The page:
Since QuickTax Standard reduced the number of returns to two this year, I decided to try out UFile for filing our 2007 tax returns instead. UFile is available for download from the vendor’s website for $29.99 but you can also pick it up at Future Shop or Best Buy for $19.99. I picked up a copy from Future Shop over the weekend and here are my impressions from trying it out:
- You can easily substitute one tax software for another because all CRA approved software is tested thoroughly before being certified. Even if you are filing just two tax returns, UFile’s retail price is at least $10 cheaper than QuickTax Standard.
- If you are preparing more than 2 tax returns, UFile is even more cost-effective as it allows you to file up to 8 returns.
- I was able to import data such as names, addresses, SIN numbers, RRSP contribution room etc. from QuickTax 2006 into UFile 2007. It’s not too much work to enter all this information but it’s nice not having to do this chore.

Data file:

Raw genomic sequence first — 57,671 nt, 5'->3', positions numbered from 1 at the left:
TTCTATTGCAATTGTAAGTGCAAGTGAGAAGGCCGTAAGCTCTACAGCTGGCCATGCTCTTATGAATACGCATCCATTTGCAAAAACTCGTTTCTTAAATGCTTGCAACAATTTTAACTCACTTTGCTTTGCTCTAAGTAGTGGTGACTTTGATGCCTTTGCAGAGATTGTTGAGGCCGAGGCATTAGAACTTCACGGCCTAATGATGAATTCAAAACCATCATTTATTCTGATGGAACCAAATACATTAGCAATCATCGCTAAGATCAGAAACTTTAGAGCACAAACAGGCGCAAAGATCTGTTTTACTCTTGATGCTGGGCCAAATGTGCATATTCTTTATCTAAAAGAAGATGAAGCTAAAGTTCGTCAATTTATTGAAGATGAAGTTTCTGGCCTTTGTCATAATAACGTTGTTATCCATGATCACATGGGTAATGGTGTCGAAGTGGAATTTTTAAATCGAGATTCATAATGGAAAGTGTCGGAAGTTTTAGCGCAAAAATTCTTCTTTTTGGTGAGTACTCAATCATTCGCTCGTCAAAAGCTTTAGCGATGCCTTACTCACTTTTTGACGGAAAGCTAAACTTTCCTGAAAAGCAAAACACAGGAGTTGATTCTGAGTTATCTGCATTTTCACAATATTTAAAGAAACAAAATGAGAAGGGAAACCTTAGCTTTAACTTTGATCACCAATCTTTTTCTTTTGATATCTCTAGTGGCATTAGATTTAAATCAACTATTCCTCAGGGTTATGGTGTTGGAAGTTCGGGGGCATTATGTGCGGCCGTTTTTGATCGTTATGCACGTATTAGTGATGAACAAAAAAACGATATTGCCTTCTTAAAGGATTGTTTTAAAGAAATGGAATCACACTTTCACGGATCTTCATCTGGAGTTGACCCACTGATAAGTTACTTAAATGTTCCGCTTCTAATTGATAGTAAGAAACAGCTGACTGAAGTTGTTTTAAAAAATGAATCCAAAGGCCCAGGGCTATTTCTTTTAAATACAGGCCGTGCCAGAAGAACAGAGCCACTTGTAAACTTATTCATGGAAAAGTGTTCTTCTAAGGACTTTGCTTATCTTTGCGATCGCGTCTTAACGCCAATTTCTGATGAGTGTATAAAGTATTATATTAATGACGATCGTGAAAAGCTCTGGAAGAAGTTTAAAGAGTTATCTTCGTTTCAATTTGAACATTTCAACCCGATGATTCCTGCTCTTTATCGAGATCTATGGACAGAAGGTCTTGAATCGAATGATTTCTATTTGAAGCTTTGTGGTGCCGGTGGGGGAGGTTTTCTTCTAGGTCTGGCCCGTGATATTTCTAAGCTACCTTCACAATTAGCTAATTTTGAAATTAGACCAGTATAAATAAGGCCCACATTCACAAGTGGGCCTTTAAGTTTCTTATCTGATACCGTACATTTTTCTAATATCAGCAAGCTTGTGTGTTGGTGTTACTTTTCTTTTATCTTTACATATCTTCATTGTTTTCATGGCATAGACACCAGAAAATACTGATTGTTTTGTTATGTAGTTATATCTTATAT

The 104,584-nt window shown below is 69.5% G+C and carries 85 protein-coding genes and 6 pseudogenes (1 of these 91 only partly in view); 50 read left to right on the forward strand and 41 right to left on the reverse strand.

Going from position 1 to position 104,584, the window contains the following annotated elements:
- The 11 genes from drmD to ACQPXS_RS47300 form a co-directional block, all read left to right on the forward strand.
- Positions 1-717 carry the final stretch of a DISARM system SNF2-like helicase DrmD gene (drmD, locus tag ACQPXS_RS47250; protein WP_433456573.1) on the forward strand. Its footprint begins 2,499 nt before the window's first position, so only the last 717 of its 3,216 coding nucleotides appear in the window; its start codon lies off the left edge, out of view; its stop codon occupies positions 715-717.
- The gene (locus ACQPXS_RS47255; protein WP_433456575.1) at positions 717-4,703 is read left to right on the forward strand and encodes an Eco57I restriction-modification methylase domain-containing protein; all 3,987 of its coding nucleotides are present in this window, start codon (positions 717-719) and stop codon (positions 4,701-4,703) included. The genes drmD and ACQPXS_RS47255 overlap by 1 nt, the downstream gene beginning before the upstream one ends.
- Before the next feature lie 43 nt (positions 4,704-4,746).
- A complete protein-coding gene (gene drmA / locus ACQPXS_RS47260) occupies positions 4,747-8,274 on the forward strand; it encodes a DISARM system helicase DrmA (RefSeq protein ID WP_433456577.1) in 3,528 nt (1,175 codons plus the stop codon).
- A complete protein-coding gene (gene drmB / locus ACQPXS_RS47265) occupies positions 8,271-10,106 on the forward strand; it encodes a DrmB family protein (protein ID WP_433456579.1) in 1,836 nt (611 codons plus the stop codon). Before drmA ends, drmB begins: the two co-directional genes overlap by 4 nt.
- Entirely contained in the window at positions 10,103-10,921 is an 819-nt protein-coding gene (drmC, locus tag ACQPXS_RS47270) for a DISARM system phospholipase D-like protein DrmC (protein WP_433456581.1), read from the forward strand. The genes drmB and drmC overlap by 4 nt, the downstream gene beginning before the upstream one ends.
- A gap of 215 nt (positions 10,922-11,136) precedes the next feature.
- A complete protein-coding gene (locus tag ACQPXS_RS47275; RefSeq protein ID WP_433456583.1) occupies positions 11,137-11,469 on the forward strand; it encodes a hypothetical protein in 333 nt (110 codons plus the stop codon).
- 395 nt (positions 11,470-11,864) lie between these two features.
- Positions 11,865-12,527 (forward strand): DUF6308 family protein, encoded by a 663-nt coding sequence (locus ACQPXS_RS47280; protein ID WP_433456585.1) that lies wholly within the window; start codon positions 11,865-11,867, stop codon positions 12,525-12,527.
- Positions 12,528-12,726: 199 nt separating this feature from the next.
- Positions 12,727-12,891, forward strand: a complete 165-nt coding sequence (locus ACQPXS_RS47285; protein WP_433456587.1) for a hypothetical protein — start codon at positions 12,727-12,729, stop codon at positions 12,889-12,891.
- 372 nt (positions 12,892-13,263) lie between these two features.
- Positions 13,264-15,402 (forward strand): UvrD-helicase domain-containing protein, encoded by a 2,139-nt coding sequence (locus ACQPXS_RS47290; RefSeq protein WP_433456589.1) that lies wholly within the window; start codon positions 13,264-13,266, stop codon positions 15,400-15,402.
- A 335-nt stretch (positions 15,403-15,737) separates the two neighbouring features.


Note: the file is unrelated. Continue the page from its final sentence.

- UFile uses the interview method to enter tax information. I tried out entering some T4s, RRSP contributions, charitable donations, childcare expenses, tuition amounts etc. UFile supports self-employment income, investment income, rental income, capital gains etc. As far as I can tell, UFile should be able to handle complicated tax returns.
- The biggest knock against UFile is that it doesn’t allow you to directly enter information bypassing the interview method. For example, in QuickTax you can bring up the T4 slips by clicking on line 101 of the T1 General. I personally like this method of entering tax information but UFile does not support it.
- A minor quibble with UFile is that your tax return is not automatically updated when you enter information. You’ll have to click the results tab before an update is triggered.
Despite the minor quibbles, UFile is a strong competitor to QuickTax Standard. If you are preparing more than two tax returns, you might want to consider switching to UFile – it’s cheaper and will get the job done just as well.